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Smith v. Berryhill

United States District Court, E.D. Arkansas, Northern Division

July 13, 2017

NANCY A. BERRYHILL, Acting Commissioner of the Social Security Administration DEFENDANT


         Plaintiff Elmer Smith (“Smith”) began this case by filing a complaint pursuant to 42 U.S.C. 405(g). In the complaint, he challenged the final decision of the Acting Commissioner of the Social Security Administration (“Commissioner”), a decision based upon findings made by an Administrative Law Judge (“ALJ”).

         Smith maintains that the ALJ's findings are not supported by substantial evidence on the record as a whole.[1] It is Smith's contention that his residual functional capacity was erroneously assessed. He so maintains for the following three reasons: 1) the record does not contain a physical or mental residual functional capacity assessment from a treating or examining physician, 2) there is nothing to support the ALJ's finding that Smith is capable of performing the standing and walking requirements of light work, and 3) Smith has greater mental limitations than the ALJ found.

         The ALJ is required to assess the claimant's residual functional capacity, which is a determination of “the most a person can do despite that person's limitations.” See Brown v. Barnhart, 390 F.3d 535, 538-39 (8th Cir. 2004). The assessment is made using all of the relevant evidence in the record, but the assessment must be supported by some medical evidence. See Wildman v. Astrue, 596 F.3d 959 (8th Cir. 2010). As a part of making the assessment, the ALJ must evaluate the claimant's subjective complaints. See Pearsall v. Massanari, 274 F.3d 1211 (8th Cir. 2001). The ALJ does so by considering the medical evidence and evidence of the claimant's daily activities; the duration, frequency, and intensity of his pain; the dosage and effectiveness of his medication; precipitating and aggravating factors; and functional restrictions. See Id. at 1218 [citing Polaski v. Heckler, 739 F.2d 1320 (8th Cir. 1984)].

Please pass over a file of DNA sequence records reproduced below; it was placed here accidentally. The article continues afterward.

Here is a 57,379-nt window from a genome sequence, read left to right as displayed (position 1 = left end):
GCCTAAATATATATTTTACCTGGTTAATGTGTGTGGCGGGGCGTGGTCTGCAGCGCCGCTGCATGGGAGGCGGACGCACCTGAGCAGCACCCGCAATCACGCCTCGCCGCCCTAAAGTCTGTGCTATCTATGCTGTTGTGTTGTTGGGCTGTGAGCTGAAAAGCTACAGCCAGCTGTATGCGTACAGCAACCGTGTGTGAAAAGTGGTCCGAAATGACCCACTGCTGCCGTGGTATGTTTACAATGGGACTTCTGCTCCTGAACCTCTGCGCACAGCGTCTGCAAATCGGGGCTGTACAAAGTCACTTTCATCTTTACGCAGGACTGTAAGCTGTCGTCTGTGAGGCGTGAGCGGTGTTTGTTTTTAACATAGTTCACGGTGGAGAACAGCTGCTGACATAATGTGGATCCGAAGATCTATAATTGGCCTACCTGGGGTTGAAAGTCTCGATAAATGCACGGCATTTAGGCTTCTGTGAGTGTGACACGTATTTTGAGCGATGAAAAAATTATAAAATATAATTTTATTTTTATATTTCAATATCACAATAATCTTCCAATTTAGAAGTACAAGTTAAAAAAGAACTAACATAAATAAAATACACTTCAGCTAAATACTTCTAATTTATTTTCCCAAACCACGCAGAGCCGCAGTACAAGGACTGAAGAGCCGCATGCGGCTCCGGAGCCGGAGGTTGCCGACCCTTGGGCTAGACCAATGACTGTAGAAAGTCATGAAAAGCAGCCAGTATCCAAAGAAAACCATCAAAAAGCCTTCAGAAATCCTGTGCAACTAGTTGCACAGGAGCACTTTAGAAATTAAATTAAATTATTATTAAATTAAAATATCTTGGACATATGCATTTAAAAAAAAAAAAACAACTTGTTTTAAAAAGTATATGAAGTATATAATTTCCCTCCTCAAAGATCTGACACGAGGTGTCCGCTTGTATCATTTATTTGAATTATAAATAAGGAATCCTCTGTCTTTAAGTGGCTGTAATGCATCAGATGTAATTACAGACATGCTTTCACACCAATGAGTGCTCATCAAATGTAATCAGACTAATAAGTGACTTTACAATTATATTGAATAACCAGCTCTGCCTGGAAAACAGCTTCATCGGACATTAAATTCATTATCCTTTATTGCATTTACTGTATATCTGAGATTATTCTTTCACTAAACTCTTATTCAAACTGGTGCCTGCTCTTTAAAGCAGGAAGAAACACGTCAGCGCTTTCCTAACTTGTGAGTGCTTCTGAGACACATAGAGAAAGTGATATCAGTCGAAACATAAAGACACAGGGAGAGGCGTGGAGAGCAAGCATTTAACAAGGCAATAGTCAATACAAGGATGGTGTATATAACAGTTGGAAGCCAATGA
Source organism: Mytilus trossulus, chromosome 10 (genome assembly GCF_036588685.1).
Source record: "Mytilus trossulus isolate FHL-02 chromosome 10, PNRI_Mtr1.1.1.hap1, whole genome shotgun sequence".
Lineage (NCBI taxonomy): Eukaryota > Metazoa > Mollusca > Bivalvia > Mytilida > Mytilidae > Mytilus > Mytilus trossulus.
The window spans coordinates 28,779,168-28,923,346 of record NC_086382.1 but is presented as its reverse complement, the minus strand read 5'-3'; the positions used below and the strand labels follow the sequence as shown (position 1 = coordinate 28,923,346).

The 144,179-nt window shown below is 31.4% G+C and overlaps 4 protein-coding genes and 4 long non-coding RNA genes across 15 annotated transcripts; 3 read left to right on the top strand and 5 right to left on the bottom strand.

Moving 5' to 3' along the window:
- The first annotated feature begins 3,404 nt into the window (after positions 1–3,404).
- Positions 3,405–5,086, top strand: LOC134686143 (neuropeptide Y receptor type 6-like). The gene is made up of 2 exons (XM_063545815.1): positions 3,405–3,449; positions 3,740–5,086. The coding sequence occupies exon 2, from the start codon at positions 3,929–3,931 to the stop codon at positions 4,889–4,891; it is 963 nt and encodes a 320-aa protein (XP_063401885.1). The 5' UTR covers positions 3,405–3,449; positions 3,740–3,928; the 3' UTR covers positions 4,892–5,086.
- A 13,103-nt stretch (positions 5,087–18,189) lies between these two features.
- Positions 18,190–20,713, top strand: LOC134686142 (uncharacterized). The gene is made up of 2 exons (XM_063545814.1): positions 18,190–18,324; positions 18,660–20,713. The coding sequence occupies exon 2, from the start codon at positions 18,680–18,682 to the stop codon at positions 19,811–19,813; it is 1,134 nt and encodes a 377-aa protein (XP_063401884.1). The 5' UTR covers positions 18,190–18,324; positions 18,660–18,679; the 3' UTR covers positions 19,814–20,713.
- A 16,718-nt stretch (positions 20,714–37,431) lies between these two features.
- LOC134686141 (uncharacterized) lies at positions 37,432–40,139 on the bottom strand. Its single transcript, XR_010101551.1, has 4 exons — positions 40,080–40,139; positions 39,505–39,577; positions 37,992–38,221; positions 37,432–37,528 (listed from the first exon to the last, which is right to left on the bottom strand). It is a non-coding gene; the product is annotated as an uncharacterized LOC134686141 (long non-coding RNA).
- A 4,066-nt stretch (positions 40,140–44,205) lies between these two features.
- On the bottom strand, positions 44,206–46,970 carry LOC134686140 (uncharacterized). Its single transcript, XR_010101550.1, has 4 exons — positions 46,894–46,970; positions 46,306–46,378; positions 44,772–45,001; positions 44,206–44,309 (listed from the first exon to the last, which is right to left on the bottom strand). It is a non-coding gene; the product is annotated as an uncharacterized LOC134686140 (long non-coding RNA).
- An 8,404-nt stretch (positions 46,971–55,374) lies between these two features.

Smith alleged in his applications for disability insurance benefits and supplemental security income payments that he became disabled beginning on May 8, 2013. He alleged that he became disabled beginning on that date as a result of impairments that include depression, diabetes, neuropathy, hypertension, joint pain, right knee surgery, back pain, headaches, blurred vision, osteoarthritis, and degenerative disc disease. He ably summarized the testimonial, documentary, medical, and psychological evidence in the record, see Document 13 at CM/ECF 2-18, and the Commissioner did not challenge the summary or otherwise place any of it in dispute. The Court accepts the summary as a fair summation of all the evidence. The summary will not be reproduced, save to note several matters germane to the issues raised in the parties' briefs.

         On January 9, 2012, or approximately sixteen months before the alleged onset date, Smith was seen by Dr. Michael Spataro, M.D., (“Spataro”) for a consultative examination. See Transcript at 363-367. Spataro assessed Smith's mental status/psychiatric condition and found nothing remarkable. Spataro performed a physical examination and found evidence to substantiate Smith's complaints of pain in his shoulders, lower back, hips, knees, and feet. Spataro offered the following opinions regarding Smith's ability to perform work-related activities:

Based on today's examination, I believe the claimant has mild to moderate limitations to sit, walk, and stand for a full workday secondary to chronic lower back pain, hip pain, knee pain, and foot pain. He has mild to moderate limitations to routinely lift and carry heavy objects secondary to same, as well as intermittent neck pain and shoulder pain bilaterally. There are no limitations to hold a conversation and respond appropriately to questions. There are no limitations to carry out and remember instructions. ...